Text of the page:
Michael Tomasello also examined chimpanzees' willingness to engage in altruistic behavior. In one of the experiments, in which a monkey was rewarded when someone else pulled a lever, the animals recorded exactly who helped and how often. Apparently they even learned to count. As with similar experiments with humans, violence came into play as soon as one of the two test animals was no longer willing to cooperate.

Social intelligence. Cooperation and communication were central when humans began to domesticate animals thousands of years ago. He preferred types that were socially similar to him, especially those that accept hierarchies. Dogs show amazing social intelligence performances. When it comes to interpreting human gestures, for example, they are superior to chimpanzees or gorillas, which has evidently been fixed in their genetic makeup through thousands of years of coexistence. For a long time it was assumed that domestication tended to cause a cognitive regression because, unlike wolves, dogs often rely too much on humans to solve problems. In fact, in corresponding experiments by a Budapest research group, dogs turned out to be dependent, but still more adept when they knew their caregiver was nearby.

As problematic as it is to transfer human characteristics one-to-one to animals, it is remarkable to what extent animal characteristics are reminiscent of our own - and not only the positive ones: manipulation, deception and lies also exist in animals . Male birds are particularly adept at deceiving. In order to defend their ancestral territory and their female, they hop from tree to tree, sing in different places and in this way let their fellows believe that they are dealing with a multitude of competitors. Chimpanzees, too, can deceive others for their own benefit. If a lower-ranking animal detects food, it will not look if possible so as not to draw the attention of a higher-ranking male to it. Thomas Bugnyar observed a similar “poker face” at the Grünauer Konrad Lorenz research center near Kolkraben. These can only eat parts of the prey, which is why they hide the rest. Conspecifics pretend not to notice and get the delicacies later.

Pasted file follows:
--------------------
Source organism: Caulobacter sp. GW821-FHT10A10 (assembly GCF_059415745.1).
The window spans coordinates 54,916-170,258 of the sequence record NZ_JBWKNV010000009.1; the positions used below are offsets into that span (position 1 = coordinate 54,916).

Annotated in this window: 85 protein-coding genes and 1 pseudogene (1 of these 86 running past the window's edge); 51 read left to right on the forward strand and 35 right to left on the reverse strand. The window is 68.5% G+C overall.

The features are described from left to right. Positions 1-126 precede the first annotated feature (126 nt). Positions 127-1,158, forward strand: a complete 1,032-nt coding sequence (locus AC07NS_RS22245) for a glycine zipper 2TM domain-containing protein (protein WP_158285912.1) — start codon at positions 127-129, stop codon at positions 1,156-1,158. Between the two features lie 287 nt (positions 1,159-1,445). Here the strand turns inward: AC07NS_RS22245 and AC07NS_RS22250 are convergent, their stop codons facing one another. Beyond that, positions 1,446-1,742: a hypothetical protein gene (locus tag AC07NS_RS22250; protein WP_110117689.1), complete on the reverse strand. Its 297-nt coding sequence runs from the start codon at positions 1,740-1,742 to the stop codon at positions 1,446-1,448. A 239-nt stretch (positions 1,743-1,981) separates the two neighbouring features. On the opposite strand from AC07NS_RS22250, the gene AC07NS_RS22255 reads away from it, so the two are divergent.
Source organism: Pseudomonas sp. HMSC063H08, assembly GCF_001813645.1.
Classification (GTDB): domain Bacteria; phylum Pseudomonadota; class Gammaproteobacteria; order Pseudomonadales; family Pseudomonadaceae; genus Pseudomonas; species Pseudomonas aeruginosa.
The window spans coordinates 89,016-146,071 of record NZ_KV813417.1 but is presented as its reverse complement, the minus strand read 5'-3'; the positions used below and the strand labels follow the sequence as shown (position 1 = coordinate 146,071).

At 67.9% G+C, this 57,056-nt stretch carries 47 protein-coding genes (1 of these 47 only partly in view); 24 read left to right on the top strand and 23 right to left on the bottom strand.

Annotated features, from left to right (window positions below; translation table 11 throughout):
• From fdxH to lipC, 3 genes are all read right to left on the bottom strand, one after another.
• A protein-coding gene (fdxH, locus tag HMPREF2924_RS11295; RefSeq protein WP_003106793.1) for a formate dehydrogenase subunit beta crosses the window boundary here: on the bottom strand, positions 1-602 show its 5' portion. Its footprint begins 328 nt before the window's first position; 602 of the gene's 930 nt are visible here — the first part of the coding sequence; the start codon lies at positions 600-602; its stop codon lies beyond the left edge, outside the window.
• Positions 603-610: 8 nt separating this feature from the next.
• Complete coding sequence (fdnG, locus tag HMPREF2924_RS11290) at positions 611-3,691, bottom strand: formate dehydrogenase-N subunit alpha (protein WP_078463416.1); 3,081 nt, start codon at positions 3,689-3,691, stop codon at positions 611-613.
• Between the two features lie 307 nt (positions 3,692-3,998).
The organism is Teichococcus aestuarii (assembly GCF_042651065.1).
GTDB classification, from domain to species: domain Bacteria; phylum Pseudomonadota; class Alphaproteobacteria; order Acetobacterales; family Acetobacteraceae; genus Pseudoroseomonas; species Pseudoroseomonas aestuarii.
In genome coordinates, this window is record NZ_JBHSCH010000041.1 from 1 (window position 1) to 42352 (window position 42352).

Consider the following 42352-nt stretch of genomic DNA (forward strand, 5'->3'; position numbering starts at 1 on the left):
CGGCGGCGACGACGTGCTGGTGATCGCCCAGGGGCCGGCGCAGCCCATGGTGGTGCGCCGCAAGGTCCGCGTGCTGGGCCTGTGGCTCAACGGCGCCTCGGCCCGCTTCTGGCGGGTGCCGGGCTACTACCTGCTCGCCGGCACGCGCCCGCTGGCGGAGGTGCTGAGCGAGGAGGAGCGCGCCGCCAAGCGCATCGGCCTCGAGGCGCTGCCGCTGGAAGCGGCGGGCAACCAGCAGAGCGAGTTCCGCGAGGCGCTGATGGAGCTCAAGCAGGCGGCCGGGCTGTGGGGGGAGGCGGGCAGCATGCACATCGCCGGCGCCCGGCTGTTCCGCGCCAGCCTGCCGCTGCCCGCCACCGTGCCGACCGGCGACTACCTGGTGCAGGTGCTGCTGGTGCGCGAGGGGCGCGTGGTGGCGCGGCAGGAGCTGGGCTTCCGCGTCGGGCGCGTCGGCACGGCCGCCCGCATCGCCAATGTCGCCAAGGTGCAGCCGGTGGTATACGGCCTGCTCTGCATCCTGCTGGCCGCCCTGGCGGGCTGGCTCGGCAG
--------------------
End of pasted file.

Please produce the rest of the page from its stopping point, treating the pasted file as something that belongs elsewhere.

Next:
"Each individual adapts their skills to their respective needs," explains ethologist John Dittami from the Zoological Institute at the University of Vienna. “So it is not surprising that animals with needs similar to humans adopt almost the same behavior.” According to this, every animal has as much intelligence as it needs to survive. Some species can be presumed to have a certain ability to plan. For example, kestrels organize their day according to where and when they caught mice the day before. The jay is able to remember up to 30,000 different hiding places for food. It is true that this can be explained by his talent for hiding and finding and not by his intelligence. It does mean, however, that some bird species must have an idea of ​​the past and the future.

Orientation. Temporal and spatial orientation, for example, helps dolphins to survive as soon as they get caught in the large fishing nets of the fishing trawler. You have learned that the net sinks for about 20 seconds when it is hauled in and offers the opportunity to escape. Due to their special abilities, the animals are also used to search for mines, as in the previous year at the beginning of the Gulf War in the port of Basra.